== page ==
The architecture of especially Germany has a long, rich and diverse history. Every major European style from Roman to Postmodern is represented here, including renowned examples of Carolingian, Romanesque, Gothic, Renaissance, Baroque, Classical, Modern and International Style architecture.
Centuries of fragmentation of Germany into principalities and kingdoms obviously caused a great regional diversity and favoured vernacular architecture. This made for a heterogeneous and diverse architectural style, with architecture differing from town to town. While this diversity may still be witnessed in small towns, the devastation of architectural heritage in the larger cities during World War II resulted in extensive rebuilding characterized by simple modernist architecture. In this context, however, it must be emphasized that many German cities had already changed their face in the course of industrialization in the 19th and 20th centuries. Cities like Munich or Berlin had already developed from very small municipalities to large or larger cities. German urban culture is therefore not only urban, it is also shaped by medium-sized cities, rural small towns and large villages. From an architectural point of view, it is a generally recognized fact that the main centers are not representative of the whole country.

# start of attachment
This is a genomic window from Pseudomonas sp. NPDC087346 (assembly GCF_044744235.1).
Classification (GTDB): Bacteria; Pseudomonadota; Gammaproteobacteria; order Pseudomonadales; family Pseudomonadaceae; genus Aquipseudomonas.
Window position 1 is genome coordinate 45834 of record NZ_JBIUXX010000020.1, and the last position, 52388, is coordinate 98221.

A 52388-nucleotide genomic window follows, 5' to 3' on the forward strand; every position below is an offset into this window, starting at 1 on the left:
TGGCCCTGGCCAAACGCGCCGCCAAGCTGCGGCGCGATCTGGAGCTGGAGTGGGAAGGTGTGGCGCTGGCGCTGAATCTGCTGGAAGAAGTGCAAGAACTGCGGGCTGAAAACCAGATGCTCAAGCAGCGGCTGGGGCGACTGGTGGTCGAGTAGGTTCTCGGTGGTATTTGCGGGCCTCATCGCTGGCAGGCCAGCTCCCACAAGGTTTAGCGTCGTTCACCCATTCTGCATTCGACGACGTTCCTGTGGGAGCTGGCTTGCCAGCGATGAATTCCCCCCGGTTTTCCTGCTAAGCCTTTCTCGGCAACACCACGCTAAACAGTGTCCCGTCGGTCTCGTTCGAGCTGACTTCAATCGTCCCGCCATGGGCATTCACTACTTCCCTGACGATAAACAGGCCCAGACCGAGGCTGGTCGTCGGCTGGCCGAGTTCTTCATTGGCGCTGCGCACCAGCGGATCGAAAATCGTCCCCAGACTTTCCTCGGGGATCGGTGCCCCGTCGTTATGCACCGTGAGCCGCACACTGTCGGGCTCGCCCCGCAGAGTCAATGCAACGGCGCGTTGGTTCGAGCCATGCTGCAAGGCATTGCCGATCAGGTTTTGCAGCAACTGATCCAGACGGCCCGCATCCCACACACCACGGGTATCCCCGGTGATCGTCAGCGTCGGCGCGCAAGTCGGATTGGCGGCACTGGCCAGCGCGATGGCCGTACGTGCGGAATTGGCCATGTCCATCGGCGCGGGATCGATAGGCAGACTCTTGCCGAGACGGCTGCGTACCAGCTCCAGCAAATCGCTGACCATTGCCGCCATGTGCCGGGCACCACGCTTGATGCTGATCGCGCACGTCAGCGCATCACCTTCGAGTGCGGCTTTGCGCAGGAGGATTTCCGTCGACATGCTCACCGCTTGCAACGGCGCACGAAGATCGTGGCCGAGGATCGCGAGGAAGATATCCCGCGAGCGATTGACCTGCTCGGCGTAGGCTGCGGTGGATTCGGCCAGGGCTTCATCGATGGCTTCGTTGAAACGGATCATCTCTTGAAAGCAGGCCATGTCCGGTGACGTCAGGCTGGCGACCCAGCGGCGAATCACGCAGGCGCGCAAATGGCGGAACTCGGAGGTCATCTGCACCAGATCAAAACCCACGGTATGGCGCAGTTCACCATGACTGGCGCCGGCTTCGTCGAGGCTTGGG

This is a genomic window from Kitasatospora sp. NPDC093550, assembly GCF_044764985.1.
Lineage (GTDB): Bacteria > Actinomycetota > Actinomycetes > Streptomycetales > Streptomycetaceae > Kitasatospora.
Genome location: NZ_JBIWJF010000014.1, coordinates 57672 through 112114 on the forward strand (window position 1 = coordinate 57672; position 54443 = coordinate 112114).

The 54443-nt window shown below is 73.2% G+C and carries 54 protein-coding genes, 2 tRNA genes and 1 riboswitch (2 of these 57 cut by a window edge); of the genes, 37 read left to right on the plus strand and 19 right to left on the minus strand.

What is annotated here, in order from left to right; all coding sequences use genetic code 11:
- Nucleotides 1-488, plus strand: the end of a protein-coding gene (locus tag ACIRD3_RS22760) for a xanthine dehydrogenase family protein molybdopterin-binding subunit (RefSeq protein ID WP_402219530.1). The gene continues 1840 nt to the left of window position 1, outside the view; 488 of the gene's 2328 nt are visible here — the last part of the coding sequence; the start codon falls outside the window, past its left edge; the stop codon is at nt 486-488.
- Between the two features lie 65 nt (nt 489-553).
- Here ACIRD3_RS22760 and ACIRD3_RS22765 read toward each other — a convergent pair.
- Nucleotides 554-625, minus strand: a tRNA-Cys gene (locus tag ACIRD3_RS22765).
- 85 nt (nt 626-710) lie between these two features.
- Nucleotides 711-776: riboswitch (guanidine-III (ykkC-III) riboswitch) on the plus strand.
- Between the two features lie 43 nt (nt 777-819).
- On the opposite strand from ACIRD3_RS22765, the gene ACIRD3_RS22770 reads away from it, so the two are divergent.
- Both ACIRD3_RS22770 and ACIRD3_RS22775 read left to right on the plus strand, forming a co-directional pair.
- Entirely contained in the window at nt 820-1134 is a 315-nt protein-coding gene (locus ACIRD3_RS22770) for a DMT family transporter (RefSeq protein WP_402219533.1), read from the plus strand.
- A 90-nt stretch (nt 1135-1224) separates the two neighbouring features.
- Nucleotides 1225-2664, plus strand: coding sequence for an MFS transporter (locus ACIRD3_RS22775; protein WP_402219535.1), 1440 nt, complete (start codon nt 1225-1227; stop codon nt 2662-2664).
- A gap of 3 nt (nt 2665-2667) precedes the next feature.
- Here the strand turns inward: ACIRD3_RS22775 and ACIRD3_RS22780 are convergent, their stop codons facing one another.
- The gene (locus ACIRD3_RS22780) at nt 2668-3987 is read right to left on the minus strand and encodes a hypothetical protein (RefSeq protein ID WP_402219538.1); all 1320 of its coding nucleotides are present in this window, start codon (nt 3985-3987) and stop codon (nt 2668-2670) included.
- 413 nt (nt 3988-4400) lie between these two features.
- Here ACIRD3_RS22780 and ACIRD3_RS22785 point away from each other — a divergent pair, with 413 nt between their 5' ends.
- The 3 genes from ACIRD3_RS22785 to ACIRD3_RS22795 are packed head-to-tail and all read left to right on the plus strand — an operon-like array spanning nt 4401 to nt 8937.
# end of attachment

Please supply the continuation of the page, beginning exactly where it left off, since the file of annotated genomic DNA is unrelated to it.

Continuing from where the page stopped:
One of the best known, postmodern architectural styles is Bauhaus, which has its origins in Weimar and Dessau. Impressive buildings can be visited, a latest example the completely renovated Neue Nationalgalerie, a world-renowned architectural icon, designed by Ludwig Mies van der Rohe between 1965 and 1968 as his last independent work and a crowning legacy of a visionary 20th century architect.